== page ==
AT&T unveils app for people who are blind or have low vision

Telecom major AT&T announced the launch of AT&T
Mobile Accessibility Lite for customers who are blind or have low vision.

Customers, who are blind or have low vision, can now access
and enjoy their Android device in a fully accessible way.

AT&T Mobile Accessibility Lite, a custom version of
the screen-access application, Mobile Accessibility, is developed by Code
Factory. The application features a suite of accessible apps so customers can
perform common wireless tasks enjoyed by most Android users.

AT&T Mobile Accessibility Lite features a suite of 11
accessible apps — phone, contacts, SMS, alarm, calendar, email, web, where am
I, apps, music player and settings. Each is designed to be intuitive and easy
to use for the blind and visually impaired customer.  

Once a customer downloads Mobile Accessibility Lite to
their Android smartphone, they have the option of making the suite the device’s
home screen. From within the suite, they can then easily navigate among any of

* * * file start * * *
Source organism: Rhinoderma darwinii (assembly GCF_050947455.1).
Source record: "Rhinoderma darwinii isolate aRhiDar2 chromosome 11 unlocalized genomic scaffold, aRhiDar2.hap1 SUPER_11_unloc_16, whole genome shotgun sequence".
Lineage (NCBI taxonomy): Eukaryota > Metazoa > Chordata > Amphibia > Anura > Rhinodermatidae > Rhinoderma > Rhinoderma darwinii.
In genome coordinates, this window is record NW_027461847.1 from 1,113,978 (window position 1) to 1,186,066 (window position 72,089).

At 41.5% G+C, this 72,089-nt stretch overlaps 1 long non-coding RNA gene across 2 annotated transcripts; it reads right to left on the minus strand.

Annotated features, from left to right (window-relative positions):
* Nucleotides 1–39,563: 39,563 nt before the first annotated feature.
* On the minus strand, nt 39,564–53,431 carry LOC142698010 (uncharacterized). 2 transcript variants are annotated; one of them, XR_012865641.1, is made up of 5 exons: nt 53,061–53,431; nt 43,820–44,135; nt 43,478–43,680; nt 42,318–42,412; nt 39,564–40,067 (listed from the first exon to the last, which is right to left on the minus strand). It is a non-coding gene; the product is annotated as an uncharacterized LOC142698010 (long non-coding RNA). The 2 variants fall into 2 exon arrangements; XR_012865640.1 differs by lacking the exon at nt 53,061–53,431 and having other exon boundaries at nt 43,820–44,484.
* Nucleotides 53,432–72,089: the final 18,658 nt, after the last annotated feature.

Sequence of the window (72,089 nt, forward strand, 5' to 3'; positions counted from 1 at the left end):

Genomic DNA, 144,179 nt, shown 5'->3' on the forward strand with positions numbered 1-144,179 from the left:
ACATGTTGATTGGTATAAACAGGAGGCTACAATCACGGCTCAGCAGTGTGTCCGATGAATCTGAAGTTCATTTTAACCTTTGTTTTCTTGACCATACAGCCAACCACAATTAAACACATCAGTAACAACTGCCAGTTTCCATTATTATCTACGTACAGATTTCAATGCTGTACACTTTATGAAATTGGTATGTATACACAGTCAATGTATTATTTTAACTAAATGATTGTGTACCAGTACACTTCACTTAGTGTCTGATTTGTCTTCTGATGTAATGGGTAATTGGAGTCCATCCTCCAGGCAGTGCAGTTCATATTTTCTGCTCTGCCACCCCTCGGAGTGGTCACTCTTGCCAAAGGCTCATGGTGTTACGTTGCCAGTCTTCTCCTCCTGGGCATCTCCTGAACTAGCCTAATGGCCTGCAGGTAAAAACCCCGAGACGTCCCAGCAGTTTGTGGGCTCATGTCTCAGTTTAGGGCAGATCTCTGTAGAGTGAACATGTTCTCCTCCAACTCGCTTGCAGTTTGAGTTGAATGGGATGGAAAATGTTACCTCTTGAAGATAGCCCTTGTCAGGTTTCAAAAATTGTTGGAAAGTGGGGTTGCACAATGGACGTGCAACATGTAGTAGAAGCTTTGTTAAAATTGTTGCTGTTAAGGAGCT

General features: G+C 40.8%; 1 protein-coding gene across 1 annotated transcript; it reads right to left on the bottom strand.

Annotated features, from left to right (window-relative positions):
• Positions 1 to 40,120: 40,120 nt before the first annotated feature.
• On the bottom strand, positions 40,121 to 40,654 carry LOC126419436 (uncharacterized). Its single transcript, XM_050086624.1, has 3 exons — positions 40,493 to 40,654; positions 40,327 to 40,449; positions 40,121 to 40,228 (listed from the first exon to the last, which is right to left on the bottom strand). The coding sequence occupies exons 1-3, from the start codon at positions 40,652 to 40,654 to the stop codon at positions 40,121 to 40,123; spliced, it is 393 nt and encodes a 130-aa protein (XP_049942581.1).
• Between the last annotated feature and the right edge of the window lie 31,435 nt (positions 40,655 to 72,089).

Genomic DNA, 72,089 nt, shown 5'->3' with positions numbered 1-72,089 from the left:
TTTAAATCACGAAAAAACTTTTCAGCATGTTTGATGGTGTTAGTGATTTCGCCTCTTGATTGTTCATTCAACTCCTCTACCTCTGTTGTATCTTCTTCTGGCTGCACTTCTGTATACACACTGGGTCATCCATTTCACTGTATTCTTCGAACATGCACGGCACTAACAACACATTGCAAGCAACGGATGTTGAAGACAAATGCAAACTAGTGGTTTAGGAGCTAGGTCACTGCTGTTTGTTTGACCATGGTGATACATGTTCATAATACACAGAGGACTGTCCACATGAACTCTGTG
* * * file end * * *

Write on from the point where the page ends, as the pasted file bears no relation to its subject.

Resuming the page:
the 11 featured apps by moving their finger across the screen.

The Nuance Vocalizer voice synthesis then reads the text
under their finger, allowing customers to perform any number of tasks, such as
answering a call, managing their contacts, writing an SMS, editing a calendar
entry, sending an email, or accessing GPS to get an update on their current

Other features include speech recognition, allowing
customers to use their voice to write text and email messages quickly and
easily. The Music Player app, unique to AT&T Mobile Accessibility Lite, automatically
lists all the music files that are installed on the memory card of the phone
and sorts them by Artists and Albums.

“To remain competitive in the workforce, the
National Federation of the Blind believes that blind people must have equal
access to the same products and services as the sighted.  Smartphone
technology is increasingly critical to full participation in modern life. For
that reason, this collaboration between AT&T and Code Factory is a positive
development,” said Marc Maurer, president of the National Federation of
the Blind (NFB).

By Team
[email protected]